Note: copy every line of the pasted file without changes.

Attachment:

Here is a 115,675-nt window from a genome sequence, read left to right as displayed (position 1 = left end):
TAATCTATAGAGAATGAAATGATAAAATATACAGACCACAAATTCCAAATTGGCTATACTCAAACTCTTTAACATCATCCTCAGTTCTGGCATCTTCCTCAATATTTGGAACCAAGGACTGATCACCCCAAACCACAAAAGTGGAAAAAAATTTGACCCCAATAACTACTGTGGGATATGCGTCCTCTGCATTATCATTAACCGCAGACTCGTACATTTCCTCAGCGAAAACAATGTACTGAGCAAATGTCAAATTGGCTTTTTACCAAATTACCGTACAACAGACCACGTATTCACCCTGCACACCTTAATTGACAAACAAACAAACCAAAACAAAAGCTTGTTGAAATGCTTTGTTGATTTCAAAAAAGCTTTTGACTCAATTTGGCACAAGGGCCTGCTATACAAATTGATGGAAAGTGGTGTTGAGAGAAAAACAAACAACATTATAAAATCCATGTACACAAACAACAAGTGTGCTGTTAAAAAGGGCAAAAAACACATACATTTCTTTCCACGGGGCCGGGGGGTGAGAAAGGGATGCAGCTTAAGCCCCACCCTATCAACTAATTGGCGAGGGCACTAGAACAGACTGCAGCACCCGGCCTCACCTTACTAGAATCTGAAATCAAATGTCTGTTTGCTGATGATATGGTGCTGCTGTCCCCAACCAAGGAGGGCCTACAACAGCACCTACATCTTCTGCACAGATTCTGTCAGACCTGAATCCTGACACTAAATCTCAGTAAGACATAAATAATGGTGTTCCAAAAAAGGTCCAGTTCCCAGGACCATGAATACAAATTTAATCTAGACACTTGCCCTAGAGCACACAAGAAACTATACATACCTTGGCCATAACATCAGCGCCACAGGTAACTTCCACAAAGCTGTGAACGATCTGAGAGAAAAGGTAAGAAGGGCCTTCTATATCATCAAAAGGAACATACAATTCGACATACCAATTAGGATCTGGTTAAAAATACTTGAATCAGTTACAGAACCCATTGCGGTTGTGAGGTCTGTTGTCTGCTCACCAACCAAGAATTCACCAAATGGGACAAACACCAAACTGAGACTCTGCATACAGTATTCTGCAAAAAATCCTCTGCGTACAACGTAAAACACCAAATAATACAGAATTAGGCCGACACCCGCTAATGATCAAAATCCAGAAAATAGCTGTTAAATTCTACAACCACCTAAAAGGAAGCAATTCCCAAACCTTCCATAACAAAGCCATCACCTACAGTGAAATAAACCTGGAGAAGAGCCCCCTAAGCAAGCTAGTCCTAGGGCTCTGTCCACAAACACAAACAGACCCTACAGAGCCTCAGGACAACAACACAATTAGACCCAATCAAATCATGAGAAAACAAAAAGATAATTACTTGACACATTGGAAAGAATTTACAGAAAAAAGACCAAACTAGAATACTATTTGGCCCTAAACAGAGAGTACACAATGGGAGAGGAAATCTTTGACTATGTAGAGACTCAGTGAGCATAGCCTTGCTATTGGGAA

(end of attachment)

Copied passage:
Here is a 115,675-nt window from a genome sequence, read left to right as displayed (position 1 = left end):
TAATCTATAGAGAATGAAATGATAAAATATACAGACCACAAATTCCAAATTGGCTATACTCAAACTCTTTAACATCATCCTCAGTTCTGGCATCTTCCTCAATATTTGGAACCAAGGACTGATCACCCCAAACCACAAAAGTGGAAAAAAATTTGACCCCAATAACTACTGTGGGATATGCGTCCTCTGCATTATCATTAACCGCAGACTCGTACATTTCCTCAGCGAAAACAATGTACTGAGCAAATGTCAAATTGGCTTTTTACCAAATTACCGTACAACAGACCACGTATTCACCCTGCACACCTTAATTGACAAACAAACAAACCAAAACAAAAGCTTGTTGAAATGCTTTGTTGATTTCAAAAAAGCTTTTGACTCAATTTGGCACAAGGGCCTGCTATACAAATTGATGGAAAGTGGTGTTGAGAGAAAAACAAACAACATTATAAAATCCATGTACACAAACAACAAGTGTGCTGTTAAAAAGGGCAAAAAACACATACATTTCTTTCCACGGGGCCGGGGGGTGAGAAAGGGATGCAGCTTAAGCCCCACCCTATCAACTAATTGGCGAGGGCACTAGAACAGACTGCAGCACCCGGCCTCACCTTACTAGAATCTGAAATCAAATGTCTGTTTGCTGATGATATGGTGCTGCTGTCCCCAACCAAGGAGGGCCTACAACAGCACCTACATCTTCTGCACAGATTCTGTCAGACCTGAATCCTGACACTAAATCTCAGTAAGACATAAATAATGGTGTTCCAAAAAAGGTCCAGTTCCCAGGACCATGAATACAAATTTAATCTAGACACTTGCCCTAGAGCACACAAGAAACTATACATACCTTGGCCATAACATCAGCGCCACAGGTAACTTCCACAAAGCTGTGAACGATCTGAGAGAAAAGGTAAGAAGGGCCTTCTATATCATCAAAAGGAACATACAATTCGACATACCAATTAGGATCTGGTTAAAAATACTTGAATCAGTTACAGAACCCATTGCGGTTGTGAGGTCTGTTGTCTGCTCACCAACCAAGAATTCACCAAATGGGACAAACACCAAACTGAGACTCTGCATACAGTATTCTGCAAAAAATCCTCTGCGTACAACGTAAAACACCAAATAATACAGAATTAGGCCGACACCCGCTAATGATCAAAATCCAGAAAATAGCTGTTAAATTCTACAACCACCTAAAAGGAAGCAATTCCCAAACCTTCCATAACAAAGCCATCACCTACAGTGAAATAAACCTGGAGAAGAGCCCCCTAAGCAAGCTAGTCCTAGGGCTCTGTCCACAAACACAAACAGACCCTACAGAGCCTCAGGACAACAACACAATTAGACCCAATCAAATCATGAGAAAACAAAAAGATAATTACTTGACACATTGGAAAGAATTTACAGAAAAAAGACCAAACTAGAATACTATTTGGCCCTAAACAGAGAGTACACAATGGGAGAGGAAATCTTTGACTATGTAGAGACTCAGTGAGCATAGCCTTGCTATTGGGAA